Global warming: Myanmar, Greenland and green cars

By G. Dunkel
April 16, 2021

Greenland is the largest island in the world which is not a continent. Only it and Antarctica are covered by ice sheets. With 58,000 people, 89% of whom are Inuit, it remains a “semiautonomous region” under Danish rule whose main exports are fishery products and whose budget is heavily subsidized by Denmark.

In Narsak, Greenland, the fishing village closest to the proposed mine, many people know radioactive dust from uranium would be dangerous.

Global warming and the resulting melt of Greenland’s ice sheet are exposing mineral resources with potentially vast profits.

Its recent parliamentary elections for the Inatsisartut (Greenland’s Home Rule Government), won by the Inuit Ataqatigiit (Community of the People), a progressive, pro-independence party opposed to uranium mining, were covered by the New York Times, Washington Post, Wall Street Journal, BBC, Financial Times, the Economist, Deutsche Welle, Le Monde, Al Jazeera, Irish Times and many business-oriented websites. (

The reason for such immense interest is the IA’s opposition to a mine for production of rare earth minerals at Kvanefjeld in southern Greenland. This mine would also produce uranium. This area has not been under the ice sheet.

Car manufacturers are hesitant to announce hundreds of billions of dollars of investments to make green vehicles, because the rare earths required might not be available. Renewable energy’s development depends on a variety of refined rare earth minerals essential for energy transmission and storage. Rare earth minerals are needed for production of electronics, including cell phones and flat-screen monitors, and weapons.

Chinese mines presently produce 70% of these rare earth minerals, and Chinese factories refine over 90% of the world’s supply. A mine in Myanmar is a major source for these Chinese factories. According to the April 11 Wall Street Journal, China has a technological advantage that will take billions of dollars and several years for the U.S. to catch up with. Competition over rare earths is a major theater in the U.S-China trade war.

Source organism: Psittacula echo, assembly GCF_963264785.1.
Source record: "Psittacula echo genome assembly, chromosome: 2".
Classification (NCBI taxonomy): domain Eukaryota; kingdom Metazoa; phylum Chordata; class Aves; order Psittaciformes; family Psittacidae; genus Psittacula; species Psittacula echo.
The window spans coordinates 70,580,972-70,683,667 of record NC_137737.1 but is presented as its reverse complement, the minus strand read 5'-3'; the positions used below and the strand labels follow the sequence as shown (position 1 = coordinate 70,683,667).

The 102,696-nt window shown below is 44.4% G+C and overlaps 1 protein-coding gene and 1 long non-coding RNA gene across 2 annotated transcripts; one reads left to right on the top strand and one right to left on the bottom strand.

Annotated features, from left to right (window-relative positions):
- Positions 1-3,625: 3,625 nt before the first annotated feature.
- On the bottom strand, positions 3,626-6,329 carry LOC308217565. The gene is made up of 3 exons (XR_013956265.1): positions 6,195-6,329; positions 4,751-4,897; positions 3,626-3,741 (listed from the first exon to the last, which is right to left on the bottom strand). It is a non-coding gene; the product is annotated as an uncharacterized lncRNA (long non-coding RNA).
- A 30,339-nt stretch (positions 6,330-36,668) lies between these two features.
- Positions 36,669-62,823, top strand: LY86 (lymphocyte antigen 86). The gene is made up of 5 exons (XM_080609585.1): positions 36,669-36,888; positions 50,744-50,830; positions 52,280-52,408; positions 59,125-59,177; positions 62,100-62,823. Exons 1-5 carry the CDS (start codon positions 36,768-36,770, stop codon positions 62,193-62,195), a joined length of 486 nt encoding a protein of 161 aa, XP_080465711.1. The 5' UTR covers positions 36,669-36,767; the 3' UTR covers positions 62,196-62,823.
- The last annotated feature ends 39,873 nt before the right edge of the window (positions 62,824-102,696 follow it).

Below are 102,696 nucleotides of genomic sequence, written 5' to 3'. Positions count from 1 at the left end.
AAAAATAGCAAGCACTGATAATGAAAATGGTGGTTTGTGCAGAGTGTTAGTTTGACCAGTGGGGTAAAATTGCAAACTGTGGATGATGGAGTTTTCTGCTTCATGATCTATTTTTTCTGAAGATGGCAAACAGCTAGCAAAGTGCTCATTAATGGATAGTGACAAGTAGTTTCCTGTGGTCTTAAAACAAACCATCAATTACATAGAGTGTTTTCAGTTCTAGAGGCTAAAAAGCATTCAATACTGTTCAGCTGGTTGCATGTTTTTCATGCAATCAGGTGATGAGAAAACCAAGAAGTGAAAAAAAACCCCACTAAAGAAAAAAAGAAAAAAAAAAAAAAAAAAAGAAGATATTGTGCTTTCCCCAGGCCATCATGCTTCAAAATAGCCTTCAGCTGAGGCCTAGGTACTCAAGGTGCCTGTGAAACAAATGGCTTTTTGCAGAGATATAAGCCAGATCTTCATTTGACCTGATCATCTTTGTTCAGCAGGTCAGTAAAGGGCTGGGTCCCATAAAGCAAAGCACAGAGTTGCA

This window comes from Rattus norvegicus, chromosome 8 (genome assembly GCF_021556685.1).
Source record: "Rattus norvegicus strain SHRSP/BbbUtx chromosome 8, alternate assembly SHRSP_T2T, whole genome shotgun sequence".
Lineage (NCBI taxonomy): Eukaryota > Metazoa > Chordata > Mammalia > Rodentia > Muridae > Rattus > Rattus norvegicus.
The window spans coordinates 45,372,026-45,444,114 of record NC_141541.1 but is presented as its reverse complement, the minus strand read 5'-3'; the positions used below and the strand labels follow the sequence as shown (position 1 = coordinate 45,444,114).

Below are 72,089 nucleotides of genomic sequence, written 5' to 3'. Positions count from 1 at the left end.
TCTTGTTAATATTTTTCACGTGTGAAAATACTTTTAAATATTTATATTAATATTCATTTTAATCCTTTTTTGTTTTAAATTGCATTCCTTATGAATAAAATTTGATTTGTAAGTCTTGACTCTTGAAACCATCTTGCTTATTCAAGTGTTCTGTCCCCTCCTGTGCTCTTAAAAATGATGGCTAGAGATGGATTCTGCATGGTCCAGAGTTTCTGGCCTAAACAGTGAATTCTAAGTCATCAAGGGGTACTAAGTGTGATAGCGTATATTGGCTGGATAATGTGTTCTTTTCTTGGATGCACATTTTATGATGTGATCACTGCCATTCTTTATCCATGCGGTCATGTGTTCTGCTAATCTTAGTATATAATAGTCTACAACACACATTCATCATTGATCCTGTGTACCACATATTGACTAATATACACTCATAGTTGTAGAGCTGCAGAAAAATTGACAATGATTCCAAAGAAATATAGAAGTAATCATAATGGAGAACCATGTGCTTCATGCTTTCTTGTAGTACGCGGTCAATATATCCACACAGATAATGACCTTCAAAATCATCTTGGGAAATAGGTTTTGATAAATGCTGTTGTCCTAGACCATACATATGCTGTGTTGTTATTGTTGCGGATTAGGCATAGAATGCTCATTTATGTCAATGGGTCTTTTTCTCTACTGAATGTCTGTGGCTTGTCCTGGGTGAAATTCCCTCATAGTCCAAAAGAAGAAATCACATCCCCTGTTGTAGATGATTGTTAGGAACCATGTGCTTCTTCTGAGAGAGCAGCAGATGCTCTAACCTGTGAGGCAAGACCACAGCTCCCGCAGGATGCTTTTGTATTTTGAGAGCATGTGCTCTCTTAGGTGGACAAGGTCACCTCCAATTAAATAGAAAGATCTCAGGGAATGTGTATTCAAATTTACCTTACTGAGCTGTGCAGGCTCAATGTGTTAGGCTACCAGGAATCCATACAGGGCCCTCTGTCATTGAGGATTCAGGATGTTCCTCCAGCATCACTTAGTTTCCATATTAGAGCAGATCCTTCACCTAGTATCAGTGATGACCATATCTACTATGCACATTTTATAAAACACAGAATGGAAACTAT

In its campaign, IA has expressed reservations over the 45% projected increase in Greenland’s carbon emissions this mine would produce, the radioactive dust that would be released and the byproducts of rare earth processing. All this threatens the food — fish, seals, whales and musk oxen — that Greenlanders harvest, consume and export.

In 2012, China needed to spend 38 billion yuan ($5.8 billion) to repair environmental damage from rare earth processing. (Reuters, March 26)

Pressure from the U.S. on Greenland

Over 50 years ago, a B52 bomber carrying four hydrogen bombs, in violation of Danish laws, crashed on the ice in a fjord near the Thule U.S. Air Force Base in far northwest Greenland. Most of the debris and three of the bombs were recovered; the fourth is still somewhere on the seafloor. And the memory of this nuclear accident is still alive in Greenland!

The Thule air base was opened in 1943 during World War II, when Germany was occupying Denmark. According to a U.S. Defense Department document, it was secretly expanded without public notice in 1950. It is the only U.S. military base north of the Arctic Circle; it is still used to track satellites and monitor shipping and Russian activity in the Arctic Ocean.

President Trump’s offer to “buy” Greenland from Denmark in 2019 was not completely off-the-wall. Former Secretary of State William Seward, who bought Alaska from Imperial Russia in 1867, made an offer for Greenland the same year. In 1910, the U.S. ambassador to Denmark followed suit. In 1946, under Harry Truman, yet another offer was made, and it appears that a semisecret deal for the U.S. to “defend” Greenland was reached during the Cold War. Denmark has some sort of deal with Canada allowing Danish and Canadian helicopters to use the same airfield on Amassilik Island in eastern Greenland.

Given Greenland’s strategic position in the Arctic and North Atlantic for Western imperialism and its treasure trove of rare earth minerals, it’s easy to understand why the capitalist press would closely follow elections in a big island with a small, mostly Indigenous population.